In England, there are two key sources of data on apprentices.  One is the Department for Education (DfE), which releases quarterly data for apprentices signing-up for specific courses; the second is the Institute for Apprenticeship and Technical Education (IfATE), which facilitates the development of apprenticeship standards (now replacing the old frameworks of the SSA) and maintains their relevance through a series of employer-based panels.

It is reasonable to expect the two systems to link in some way. Let’s examine this by looking at the IfATE Engineering and Manufacturing Occupational Map.

At time of writing, the Map covers 122 standards available for delivery at the present time. If we take the latest quarterly release of apprentice starts from the DfE and attempt to match the two together, we find there are only 89 standards listed, and we don’t find a match for 8 standards as they have now been withdrawn. We find also a further 41 standards for which there are apparently no apprentices signed up (see Table 1 below). We also find a further 10 standards which have been withdrawn which have been balanced by the addition of a further 22 standards.

The picture is further complicated by the categories used by the two different sources of information. The DfE uses two separate categories: Engineering, and Manufacturing Technologies; while the Institute for Apprenticeships and Technical Education uses a single category, Engineering and Manufacturing. In addition to this we find that the individual occupations (and their associated standards) included in one set of categories differs from the other one. This means trying to calculate the numbers of apprentices flowing along an occupational map is subject to judgement.

We can also identify those occupations (and standards) which have no apprentices participating in 2018-19 and there does appear to be a pattern, particularly around occupations for road transport, rail engineering, textiles and food. On more detailed analysis we find that of the 41 occupations listed in the IfATE occupational map for engineering and manufacturing, 21 are classified differently under six other categories by the Department for Education – again, see Table 1 below.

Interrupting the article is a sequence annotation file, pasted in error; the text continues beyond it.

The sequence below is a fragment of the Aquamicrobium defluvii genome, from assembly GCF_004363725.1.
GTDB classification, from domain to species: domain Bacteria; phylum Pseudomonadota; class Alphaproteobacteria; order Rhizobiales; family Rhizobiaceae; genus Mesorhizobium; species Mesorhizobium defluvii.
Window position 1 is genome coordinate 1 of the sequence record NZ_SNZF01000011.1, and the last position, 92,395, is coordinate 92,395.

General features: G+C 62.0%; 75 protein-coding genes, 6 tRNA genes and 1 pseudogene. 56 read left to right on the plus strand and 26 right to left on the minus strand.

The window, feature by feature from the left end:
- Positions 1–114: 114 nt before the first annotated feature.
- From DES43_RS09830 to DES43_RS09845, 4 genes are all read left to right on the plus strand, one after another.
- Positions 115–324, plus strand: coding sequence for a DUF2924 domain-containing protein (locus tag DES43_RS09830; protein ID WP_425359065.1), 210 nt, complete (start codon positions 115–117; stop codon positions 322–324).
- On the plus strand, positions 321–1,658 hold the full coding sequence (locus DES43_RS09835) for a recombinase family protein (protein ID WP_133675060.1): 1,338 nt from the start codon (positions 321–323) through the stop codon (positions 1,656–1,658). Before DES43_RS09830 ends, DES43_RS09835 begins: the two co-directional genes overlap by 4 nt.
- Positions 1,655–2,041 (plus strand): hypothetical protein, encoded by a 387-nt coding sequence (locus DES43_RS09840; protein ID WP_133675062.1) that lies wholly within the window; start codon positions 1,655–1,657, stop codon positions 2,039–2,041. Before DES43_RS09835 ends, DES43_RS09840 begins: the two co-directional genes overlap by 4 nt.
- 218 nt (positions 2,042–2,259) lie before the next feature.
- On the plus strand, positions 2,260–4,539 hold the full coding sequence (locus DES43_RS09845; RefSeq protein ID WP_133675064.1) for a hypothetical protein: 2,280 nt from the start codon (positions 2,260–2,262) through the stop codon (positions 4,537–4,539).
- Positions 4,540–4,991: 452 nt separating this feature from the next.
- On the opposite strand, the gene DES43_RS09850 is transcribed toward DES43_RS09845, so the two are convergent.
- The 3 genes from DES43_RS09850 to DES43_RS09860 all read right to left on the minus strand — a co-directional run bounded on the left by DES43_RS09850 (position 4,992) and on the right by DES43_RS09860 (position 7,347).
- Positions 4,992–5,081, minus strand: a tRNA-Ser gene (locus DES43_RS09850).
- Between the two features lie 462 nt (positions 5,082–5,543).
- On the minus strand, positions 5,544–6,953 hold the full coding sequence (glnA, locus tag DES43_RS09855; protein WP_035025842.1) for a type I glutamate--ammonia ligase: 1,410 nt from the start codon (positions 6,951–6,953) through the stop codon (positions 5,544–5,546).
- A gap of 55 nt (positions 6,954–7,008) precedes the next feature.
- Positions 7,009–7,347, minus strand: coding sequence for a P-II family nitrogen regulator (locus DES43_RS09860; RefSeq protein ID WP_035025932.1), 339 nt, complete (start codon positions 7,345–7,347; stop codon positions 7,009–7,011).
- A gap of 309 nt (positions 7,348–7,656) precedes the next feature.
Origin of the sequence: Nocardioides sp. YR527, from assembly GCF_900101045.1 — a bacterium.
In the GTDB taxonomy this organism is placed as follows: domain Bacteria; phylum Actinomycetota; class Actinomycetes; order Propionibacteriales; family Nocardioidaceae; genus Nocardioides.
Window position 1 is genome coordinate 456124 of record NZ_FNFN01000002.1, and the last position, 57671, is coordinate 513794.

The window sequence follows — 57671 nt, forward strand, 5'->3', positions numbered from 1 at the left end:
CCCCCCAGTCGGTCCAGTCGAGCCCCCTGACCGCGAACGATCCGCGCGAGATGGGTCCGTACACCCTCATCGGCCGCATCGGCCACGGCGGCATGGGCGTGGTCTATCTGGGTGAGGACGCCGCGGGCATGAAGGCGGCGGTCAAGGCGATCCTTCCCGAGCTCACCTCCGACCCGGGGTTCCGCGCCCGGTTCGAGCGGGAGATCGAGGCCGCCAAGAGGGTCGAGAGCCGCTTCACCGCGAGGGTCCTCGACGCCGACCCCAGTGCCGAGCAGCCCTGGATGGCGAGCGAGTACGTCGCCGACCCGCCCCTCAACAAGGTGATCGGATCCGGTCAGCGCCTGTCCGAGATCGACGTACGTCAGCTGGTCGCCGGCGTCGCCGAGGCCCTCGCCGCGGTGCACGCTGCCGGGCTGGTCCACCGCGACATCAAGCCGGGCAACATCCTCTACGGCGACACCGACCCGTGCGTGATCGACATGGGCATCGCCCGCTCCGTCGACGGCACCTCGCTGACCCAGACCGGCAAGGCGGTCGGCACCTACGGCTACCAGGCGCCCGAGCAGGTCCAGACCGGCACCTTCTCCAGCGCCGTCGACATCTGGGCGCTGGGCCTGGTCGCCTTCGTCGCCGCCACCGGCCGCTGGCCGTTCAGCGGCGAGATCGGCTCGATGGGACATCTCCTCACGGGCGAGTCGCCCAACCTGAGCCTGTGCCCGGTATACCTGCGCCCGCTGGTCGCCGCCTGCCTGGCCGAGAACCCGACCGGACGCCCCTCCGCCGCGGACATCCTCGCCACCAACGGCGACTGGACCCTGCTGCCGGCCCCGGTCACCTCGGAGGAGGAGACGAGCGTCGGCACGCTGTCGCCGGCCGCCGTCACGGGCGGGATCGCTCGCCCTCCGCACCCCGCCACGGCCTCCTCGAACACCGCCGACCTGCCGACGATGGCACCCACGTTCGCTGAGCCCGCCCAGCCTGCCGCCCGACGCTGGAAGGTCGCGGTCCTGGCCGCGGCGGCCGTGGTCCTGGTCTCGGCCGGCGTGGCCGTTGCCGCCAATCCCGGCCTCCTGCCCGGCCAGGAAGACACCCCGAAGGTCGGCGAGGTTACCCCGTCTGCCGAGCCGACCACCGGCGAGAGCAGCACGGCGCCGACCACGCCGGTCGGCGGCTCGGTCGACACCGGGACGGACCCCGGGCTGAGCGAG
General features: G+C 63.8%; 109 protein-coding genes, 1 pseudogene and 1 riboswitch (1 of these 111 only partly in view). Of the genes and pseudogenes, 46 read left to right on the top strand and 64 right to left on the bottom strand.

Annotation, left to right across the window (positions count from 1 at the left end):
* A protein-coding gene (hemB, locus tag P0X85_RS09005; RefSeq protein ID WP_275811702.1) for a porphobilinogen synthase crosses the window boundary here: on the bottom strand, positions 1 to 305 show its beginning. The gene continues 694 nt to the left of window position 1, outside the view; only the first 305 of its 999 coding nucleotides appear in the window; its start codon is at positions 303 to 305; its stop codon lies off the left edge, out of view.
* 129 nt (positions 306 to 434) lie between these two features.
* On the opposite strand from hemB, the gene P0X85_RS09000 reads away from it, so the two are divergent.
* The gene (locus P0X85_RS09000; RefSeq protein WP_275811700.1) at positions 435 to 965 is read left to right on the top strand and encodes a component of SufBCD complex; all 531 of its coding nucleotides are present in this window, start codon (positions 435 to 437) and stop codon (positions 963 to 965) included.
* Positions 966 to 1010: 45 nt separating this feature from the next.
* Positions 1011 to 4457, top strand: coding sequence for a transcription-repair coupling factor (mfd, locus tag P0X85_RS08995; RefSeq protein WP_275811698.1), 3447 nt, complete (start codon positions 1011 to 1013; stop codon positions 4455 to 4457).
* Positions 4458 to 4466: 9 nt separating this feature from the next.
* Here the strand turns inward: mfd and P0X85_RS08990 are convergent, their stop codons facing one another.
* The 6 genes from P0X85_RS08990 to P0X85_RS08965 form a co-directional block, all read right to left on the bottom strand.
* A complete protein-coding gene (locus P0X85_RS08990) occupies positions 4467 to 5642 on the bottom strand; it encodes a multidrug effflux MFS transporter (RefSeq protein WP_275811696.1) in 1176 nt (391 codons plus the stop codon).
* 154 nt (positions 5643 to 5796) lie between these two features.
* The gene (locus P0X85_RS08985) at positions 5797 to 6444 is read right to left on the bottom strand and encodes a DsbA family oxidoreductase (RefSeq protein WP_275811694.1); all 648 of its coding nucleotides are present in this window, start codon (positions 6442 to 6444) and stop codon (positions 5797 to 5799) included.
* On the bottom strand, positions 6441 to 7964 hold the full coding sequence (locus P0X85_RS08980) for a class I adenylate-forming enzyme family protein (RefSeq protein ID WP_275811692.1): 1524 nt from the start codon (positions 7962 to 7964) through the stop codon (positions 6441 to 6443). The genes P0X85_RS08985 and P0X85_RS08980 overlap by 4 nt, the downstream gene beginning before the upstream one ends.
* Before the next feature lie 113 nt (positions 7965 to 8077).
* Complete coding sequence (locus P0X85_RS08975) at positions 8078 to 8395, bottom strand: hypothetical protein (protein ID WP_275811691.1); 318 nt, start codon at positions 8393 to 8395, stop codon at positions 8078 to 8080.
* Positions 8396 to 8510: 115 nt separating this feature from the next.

Our conclusion?  Overall, these differences make it very difficult to reconcile the DfE data on apprentice numbers and entrants with the standards and their uptake. Going forward, these differences should be reconciled to allow the tracking of apprentice numbers and so aid in the evaluation of the effectiveness of the current apprentice training policy.

Table 1: Listing of the occupations (standards) in the Engineering and Manufacturing Occupational Map Apparently without Apprentices in 2018-19
Standard Number Occupation
ST0014 Aviation maintenance mechanic (military)
ST00331 Motor vehicle services and maintenance technician (light vehicle)
ST00661 Road transport engineering manager
ST00671 Bus and coach engineering technician
ST0068 Heavy vehicle service and maintenance technician
ST0145 Mineral processing weighbridge operator
ST01542 Maintenance and operations engineering technician
ST01963 Food and drink advanced process operator
ST01993 Food and drink process operator
ST02492 Science industry maintenance technician
ST02904 Nuclear health physics monitor
ST0309 Print technician
ST03161 Rail engineering advanced technician
ST03171 Rail engineering operative
ST03181 Rail engineering technician
ST03521 Accident repair technician
ST0376 Motorcycle technician (repair and maintenance)
ST03931 Advanced dairy technologist
ST04031 Vehicle damage panel technician
ST0405 Vehicle damage mechanical, electrical & trim (MET) technician
ST0406 Vehicle damage assessor
ST0407 Process automation engineer (degree)
ST0420 Lean manufacturing operative
ST04481 Vehicle damage paint technician
ST0465 Risk and safety management professional (degree)
ST0495 Rail and rail system engineer
ST0496 Rail and rail systems services engineer (degree)
ST0497 Rail and rail systems principal engineer (degree)
ST0498 Specialist tyre operative
ST04991 Auto-care technician
ST0511 Mineral and construction product sampling and testing operations
ST0515 Manufacturing manager (degree)
ST05281 High speed rail and infrastructure technician
ST0531 Wood product manufacturing operative
ST05405 Fashion and textiles product technologist
ST05415 Fashion and textiles pattern cutter
ST05496 Sewing machinist
ST0581 Textile technical specialist
ST06043 Textile care operative
ST0605 Mineral products technician
ST0622 Bicycle mechanic
ST0623 Marine technical superintendent (degree)
ST0624 Food and drink engineer

Notes

  1. in Transportation Operations and Maintenance
  2. in Construction
  3. in Retail and commercial enterprise
  4. in Health, public service and care
  5. in Crafts, creative arts and design
  6. in Arts, media and publishing